And so it was that I spent several profoundly pleasurable weeks that summer at Earle Mankey’s home studio in Thousand Oaks, immersed in what was unquestionably the most rewarding recording experience of my life. We laid the basic rhythm tracks for Alice in a couple of days, and then it was truly “play time” from there on out, as we layered and seasoned the songs with all manner of vocal and instrumental embellishments. Earle — an affable and unflappable gent who would pad into the studio every afternoon in bare feet, holding a bowl full of salad — was up for trying anything, and it was a real treat to just kick back and watch him and Michael riff ideas off of each other. He also had an impressive array of vintage microphones and amps at his disposal, such as the 1960s Vox AC-30 that I cranked my Rickenbacker through for the raucous “Loved Ones Lies”.

Of the album’s thirteen songs, ten were part of our regular set list, and “Together,” “Good Time,” “Bring Back the Wonderful Girl,” “We Don’t Believe You This Time” and “Druscilla I Dig Your Scene” — aside from being filled with countless sparkling Quercio bon mots — all nicely replicated the ruffled-shirted biff-bang-pow of our live performances, while Earle’s studio expertise helped us flesh out “Goodbye Arthur (Le Morte D’Arthur),” “I See the Sun” and “The Chemical Wedding of Christian Rosencreutz” in ways that we never could onstage. Morley Bartnoff (aka Cosmo Topper) and Lisa Jenio respectively added keyboards and flutes for our Oktoberfest jazz odyssey “Inside (Isis Rising),” while Ed Keller added brass to “White Knuckle Sound” and “Michael and Mary”. The latter song was one of three Michael brought in to the sessions; it’s one of the saddest songs in his catalog, but the memory of him recording the vocal while accompanying himself on a gut-string acoustic always makes me smile.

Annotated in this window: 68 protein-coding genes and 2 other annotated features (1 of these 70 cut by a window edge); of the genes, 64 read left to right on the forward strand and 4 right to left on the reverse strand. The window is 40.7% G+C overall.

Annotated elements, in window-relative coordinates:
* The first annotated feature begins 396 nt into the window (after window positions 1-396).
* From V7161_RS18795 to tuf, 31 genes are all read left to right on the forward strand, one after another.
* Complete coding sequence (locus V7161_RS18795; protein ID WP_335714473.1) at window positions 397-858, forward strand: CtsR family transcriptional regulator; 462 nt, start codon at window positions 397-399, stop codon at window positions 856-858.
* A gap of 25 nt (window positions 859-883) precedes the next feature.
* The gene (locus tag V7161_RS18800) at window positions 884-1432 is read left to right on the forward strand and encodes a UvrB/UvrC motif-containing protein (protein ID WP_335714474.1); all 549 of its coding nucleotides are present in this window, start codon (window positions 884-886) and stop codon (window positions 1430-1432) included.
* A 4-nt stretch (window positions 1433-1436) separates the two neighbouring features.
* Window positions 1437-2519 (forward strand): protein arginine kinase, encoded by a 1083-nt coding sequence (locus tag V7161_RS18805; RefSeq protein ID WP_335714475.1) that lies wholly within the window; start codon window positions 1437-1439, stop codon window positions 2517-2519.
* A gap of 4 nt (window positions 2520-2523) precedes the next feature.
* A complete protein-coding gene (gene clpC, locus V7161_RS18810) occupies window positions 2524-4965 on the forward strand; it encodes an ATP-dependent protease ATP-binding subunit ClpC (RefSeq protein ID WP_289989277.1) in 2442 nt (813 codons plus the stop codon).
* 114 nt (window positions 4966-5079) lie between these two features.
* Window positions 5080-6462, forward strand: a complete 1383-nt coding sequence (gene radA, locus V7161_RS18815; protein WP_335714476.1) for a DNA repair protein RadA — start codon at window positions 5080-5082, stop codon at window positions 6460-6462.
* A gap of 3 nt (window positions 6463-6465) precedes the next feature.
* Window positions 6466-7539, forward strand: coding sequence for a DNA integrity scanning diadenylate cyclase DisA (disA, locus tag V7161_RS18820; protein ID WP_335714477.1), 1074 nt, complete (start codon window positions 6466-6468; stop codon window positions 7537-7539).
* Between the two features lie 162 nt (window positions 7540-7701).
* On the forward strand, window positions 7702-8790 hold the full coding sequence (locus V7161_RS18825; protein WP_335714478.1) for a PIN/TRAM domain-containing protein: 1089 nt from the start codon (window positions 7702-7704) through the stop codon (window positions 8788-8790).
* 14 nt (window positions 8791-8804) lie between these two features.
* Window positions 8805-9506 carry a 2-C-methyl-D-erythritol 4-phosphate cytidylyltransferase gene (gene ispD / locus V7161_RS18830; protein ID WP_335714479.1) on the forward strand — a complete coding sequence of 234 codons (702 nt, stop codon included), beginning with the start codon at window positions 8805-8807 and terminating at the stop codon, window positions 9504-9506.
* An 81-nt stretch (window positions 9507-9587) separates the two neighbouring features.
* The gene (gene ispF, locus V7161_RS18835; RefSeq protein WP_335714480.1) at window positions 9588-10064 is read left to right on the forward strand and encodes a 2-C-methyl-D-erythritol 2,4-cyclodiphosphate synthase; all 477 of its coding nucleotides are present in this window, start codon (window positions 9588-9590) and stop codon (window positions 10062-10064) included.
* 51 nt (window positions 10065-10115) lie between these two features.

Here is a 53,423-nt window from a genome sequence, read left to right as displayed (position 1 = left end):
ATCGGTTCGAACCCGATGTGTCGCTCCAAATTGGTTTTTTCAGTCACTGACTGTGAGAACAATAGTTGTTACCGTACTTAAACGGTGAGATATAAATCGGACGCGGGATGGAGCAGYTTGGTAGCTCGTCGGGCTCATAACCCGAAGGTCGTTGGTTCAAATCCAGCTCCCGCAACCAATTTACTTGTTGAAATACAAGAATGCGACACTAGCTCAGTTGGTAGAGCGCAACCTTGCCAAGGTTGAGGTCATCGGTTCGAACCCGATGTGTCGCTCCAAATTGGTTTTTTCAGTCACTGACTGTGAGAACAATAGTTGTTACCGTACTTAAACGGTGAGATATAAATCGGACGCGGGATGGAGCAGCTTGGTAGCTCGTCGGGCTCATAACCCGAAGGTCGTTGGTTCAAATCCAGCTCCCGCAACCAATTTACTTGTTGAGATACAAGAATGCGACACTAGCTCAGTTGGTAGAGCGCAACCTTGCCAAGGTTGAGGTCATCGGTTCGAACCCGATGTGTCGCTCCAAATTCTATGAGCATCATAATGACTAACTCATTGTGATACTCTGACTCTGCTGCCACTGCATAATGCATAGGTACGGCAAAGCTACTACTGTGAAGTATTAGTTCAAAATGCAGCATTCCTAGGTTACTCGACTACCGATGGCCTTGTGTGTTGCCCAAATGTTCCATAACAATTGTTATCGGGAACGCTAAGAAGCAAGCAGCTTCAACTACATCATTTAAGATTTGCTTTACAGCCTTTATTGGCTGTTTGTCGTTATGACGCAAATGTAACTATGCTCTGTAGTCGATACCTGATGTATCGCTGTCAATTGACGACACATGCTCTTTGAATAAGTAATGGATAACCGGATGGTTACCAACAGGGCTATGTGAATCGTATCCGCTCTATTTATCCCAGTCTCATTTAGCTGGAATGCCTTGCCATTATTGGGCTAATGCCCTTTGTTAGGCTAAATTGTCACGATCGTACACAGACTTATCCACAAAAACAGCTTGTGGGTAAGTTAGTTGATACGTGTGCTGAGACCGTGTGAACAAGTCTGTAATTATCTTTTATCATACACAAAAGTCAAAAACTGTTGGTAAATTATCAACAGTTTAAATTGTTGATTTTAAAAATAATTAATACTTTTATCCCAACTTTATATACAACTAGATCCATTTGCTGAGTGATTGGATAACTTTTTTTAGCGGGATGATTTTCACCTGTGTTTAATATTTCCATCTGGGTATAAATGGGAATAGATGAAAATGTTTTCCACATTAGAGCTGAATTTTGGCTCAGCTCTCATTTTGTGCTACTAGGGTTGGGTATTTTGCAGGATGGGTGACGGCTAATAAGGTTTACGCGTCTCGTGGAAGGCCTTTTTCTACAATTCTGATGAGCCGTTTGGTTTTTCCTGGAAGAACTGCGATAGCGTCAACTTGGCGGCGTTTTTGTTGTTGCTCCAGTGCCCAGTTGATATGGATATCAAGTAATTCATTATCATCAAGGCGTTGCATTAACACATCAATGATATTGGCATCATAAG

“Loved Ones Lies” and “Ice Cream Lolly” were the two other last-minute additions. The latter was a song I’d co-written with Michael during one of our many songwriting and harmony singing sessions at my apartment, and we gave it some extra TLC in the studio, including a raga-rock guitar solo wherein I tried to channel the spirit (if not the chops) of the Byrds’ late, great Clarence White on a Telecaster that had all the strings (except one) tuned to D…

Making Alice felt like a dream to me. There were no arguments, no headaches, no tension, just the pure glorious joy of making music. “I am truly proud of that record,” Michael told me recently. “We just did what was best for the songs, there was no ego involved. I always had to deal with egos [in other bands] and it hurt the music… we just had fun!”

We did, indeed. Along with Michael’s timeless songs and Earle’s full-color production, I really think that sense of fun is why Instructions for the Two Ways of Becoming Alice holds up so well today, 12 years after its initial release. The Jupiter Affect broke up years ago, and Greg Dwinnell sadly passed away in 2003, but the record still stands as testament to the talents (and excellent taste) of everyone involved. I hope you dig it as much as I still do. Michael, thanks again for convincing me to stick around…

Dan Epstein


Track Listing

  1. White Knuckle Sound 3:09
  2. Loved One’s Lies 3:00
  3. Goodbye Arthur (Le Morta D’ Arthur)  3:40
  4. Inside (Isis Rising) 4:38
  5. I See The Sun 5:38
  6. Michael And Mary 2:28
  7. Druscilla I Dig Your Scene 2:51
  8. The Chemical Wedding Of Christian Rosencruetz  5:22
  9. Together 3:20
  10. Bring Back the Wonderful Girl 4:19
  11. Good Time 4:11
  12. Ice Cream Lolly 3:20
  13. We Don’t Believe You 3:25


The Jupiter Affect

  • Michael Quercio — Bass, Lead Vocals
  • Jason Shapiro — Lead Guitar, Vocals
  • Dan Epstein — Rhythm Guitar, Vocals
  • Christopher Charles Von Bruckner — Drums
Listen to the album in it’s entirety below


Posted by Larry Carta